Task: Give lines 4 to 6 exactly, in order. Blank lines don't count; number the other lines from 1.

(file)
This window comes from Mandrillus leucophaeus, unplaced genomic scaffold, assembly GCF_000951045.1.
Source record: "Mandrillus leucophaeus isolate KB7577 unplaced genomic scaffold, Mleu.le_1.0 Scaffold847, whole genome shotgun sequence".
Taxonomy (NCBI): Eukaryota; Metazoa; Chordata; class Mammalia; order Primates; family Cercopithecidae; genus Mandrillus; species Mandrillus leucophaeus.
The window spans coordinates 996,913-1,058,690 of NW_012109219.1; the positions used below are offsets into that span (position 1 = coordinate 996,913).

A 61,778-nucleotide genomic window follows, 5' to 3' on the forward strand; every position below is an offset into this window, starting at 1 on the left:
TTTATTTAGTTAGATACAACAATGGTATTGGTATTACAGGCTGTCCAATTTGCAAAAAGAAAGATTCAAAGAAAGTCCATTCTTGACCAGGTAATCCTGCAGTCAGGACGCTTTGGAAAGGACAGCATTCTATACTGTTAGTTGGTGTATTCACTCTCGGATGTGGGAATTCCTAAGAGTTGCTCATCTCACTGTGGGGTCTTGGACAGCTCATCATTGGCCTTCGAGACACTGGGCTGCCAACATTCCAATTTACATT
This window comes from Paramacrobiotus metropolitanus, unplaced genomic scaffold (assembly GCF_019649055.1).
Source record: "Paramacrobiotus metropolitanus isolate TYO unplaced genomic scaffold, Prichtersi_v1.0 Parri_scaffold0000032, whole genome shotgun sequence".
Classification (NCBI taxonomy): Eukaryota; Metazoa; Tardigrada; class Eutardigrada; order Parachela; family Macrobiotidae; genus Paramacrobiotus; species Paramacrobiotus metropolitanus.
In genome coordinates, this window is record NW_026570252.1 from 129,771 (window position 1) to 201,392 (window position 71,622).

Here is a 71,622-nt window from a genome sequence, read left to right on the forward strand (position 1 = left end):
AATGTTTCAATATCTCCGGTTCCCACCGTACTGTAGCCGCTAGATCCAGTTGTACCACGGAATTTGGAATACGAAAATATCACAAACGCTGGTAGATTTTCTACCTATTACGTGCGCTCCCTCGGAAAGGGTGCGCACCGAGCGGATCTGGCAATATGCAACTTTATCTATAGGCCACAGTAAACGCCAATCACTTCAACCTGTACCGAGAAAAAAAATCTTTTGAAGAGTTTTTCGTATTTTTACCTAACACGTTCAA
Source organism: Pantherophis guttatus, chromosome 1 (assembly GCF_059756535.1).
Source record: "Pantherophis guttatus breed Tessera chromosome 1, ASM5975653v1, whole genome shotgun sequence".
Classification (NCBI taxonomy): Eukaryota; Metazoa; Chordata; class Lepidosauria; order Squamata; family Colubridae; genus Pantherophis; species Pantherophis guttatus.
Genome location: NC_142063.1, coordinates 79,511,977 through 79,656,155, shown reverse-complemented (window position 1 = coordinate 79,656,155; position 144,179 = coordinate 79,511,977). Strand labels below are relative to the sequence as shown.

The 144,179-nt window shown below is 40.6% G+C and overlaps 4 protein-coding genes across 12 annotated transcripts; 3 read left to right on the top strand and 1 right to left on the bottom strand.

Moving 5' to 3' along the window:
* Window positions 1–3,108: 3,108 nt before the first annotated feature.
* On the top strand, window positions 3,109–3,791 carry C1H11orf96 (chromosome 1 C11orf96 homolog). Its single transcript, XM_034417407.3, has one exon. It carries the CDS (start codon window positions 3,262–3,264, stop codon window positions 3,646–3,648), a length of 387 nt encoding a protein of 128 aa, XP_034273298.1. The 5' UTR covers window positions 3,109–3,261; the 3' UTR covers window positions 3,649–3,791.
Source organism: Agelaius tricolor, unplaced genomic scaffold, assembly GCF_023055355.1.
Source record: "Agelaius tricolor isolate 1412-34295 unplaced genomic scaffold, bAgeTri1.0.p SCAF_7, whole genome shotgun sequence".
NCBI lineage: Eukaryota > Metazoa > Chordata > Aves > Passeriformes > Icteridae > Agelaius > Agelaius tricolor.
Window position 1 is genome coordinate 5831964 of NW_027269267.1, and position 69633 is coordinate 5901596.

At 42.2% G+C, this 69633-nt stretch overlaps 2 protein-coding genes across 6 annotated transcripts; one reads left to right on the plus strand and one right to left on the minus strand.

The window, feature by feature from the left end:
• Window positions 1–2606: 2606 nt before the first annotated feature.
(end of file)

The window spans coordinates 996,913-1,058,690 of NW_012109219.1; the positions used below are offsets into that span (position 1 = coordinate 996,913).

A 61,778-nucleotide genomic window follows, 5' to 3' on the forward strand; every position below is an offset into this window, starting at 1 on the left:
TTTATTTAGTTAGATACAACAATGGTATTGGTATTACAGGCTGTCCAATTTGCAAAAAGAAAGATTCAAAGAAAGTCCATTCTTGACCAGGTAATCCTGCAGTCAGGACGCTTTGGAAAGGACAGCATTCTATACTGTTAGTTGGTGTATTCACTCTCGGATGTGGGAATTCCTAAGAGTTGCTCATCTCACTGTGGGGTCTTGGACAGCTCATCATTGGCCTTCGAGACACTGGGCTGCCAACATTCCAATTTACATT